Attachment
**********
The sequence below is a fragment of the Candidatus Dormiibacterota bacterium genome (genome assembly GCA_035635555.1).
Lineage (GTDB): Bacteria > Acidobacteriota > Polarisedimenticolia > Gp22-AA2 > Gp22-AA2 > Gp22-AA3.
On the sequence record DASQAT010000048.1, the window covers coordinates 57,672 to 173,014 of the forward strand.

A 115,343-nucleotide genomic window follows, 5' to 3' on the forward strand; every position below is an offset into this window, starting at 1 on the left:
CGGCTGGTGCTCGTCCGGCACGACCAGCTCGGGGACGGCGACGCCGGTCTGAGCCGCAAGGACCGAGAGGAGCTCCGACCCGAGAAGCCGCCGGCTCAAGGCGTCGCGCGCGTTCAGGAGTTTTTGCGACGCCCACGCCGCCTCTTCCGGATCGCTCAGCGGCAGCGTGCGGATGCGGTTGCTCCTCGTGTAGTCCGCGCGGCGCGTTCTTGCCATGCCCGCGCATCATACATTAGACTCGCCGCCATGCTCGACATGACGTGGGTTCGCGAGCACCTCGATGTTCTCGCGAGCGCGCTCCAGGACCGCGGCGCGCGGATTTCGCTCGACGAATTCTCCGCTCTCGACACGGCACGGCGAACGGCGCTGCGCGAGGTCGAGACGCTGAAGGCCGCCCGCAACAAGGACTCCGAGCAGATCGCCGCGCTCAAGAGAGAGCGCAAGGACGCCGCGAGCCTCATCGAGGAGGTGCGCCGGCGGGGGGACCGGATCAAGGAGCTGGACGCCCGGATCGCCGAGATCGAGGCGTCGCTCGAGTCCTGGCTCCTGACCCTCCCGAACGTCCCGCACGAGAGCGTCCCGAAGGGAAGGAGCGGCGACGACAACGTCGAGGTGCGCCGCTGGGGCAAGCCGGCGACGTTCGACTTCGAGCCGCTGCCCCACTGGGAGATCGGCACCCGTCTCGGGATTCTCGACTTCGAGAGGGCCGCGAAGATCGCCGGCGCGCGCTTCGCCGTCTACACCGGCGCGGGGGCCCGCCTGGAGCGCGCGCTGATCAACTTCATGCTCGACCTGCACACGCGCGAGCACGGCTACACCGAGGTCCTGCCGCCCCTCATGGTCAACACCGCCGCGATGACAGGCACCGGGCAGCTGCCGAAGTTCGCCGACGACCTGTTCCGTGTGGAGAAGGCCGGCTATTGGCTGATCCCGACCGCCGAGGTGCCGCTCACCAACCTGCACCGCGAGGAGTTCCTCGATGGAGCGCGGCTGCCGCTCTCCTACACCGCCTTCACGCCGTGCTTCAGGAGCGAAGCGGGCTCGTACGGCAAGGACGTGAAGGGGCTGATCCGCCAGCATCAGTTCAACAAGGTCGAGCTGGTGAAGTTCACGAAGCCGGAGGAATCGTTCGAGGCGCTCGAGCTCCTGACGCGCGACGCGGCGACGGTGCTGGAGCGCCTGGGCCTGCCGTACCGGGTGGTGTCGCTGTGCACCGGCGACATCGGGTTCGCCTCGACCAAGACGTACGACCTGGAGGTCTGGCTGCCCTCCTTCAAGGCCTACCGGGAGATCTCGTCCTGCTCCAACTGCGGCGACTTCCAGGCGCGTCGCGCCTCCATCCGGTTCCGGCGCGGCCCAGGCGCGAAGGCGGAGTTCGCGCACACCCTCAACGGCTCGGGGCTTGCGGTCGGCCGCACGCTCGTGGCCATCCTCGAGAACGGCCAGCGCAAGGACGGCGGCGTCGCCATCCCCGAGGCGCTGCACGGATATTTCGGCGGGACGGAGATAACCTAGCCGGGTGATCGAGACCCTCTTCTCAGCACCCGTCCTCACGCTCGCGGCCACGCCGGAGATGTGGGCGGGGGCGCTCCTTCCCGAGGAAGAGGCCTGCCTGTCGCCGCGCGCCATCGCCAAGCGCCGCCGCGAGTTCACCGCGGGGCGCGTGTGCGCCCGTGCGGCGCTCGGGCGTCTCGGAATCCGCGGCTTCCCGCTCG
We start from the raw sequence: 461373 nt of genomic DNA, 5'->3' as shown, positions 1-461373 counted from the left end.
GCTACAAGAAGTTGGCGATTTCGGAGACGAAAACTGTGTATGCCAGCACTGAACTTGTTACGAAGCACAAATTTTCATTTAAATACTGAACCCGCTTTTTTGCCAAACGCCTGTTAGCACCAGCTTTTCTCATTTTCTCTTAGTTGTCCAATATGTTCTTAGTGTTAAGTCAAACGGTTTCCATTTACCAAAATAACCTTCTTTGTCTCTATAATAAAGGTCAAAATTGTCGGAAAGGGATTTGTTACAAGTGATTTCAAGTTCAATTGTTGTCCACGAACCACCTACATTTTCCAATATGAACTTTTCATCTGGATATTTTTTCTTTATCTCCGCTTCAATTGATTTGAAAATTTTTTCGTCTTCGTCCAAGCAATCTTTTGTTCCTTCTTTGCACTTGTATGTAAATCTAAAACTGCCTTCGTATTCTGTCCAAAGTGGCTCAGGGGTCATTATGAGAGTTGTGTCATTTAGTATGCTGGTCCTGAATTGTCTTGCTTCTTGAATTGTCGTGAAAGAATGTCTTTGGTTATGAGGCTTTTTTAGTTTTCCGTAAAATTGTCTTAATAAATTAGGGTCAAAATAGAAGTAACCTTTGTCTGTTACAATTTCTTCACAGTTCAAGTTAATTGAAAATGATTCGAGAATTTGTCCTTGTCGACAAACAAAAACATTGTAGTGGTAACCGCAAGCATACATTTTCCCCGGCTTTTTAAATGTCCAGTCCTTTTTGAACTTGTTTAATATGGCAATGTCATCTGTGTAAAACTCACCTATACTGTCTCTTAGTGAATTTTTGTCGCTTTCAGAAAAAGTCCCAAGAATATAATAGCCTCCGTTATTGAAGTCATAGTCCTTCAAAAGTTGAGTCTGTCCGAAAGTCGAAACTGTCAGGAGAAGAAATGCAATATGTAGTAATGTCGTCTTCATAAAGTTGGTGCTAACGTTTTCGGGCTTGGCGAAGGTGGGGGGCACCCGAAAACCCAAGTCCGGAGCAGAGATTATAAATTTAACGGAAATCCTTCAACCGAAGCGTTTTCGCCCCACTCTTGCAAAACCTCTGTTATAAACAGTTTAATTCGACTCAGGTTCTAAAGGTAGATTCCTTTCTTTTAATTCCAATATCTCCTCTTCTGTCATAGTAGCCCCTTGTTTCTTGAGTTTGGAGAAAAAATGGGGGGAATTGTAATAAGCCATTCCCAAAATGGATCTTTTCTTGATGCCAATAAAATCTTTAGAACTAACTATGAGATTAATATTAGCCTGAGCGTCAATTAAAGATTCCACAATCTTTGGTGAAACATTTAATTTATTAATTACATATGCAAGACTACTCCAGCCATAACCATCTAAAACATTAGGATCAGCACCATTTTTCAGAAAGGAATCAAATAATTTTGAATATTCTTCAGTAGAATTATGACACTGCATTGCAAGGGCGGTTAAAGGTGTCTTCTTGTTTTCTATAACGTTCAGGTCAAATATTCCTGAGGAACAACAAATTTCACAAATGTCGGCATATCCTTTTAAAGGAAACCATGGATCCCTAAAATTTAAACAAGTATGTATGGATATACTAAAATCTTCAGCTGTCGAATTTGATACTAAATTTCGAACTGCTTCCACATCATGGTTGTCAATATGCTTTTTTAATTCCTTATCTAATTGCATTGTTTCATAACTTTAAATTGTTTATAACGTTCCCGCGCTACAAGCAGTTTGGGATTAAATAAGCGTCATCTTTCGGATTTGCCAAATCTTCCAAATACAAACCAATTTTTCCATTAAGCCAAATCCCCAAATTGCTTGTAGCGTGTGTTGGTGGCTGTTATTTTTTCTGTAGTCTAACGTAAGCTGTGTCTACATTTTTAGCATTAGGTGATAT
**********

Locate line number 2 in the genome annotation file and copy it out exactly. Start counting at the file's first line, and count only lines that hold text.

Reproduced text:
Lineage (GTDB): Bacteria > Acidobacteriota > Polarisedimenticolia > Gp22-AA2 > Gp22-AA2 > Gp22-AA3.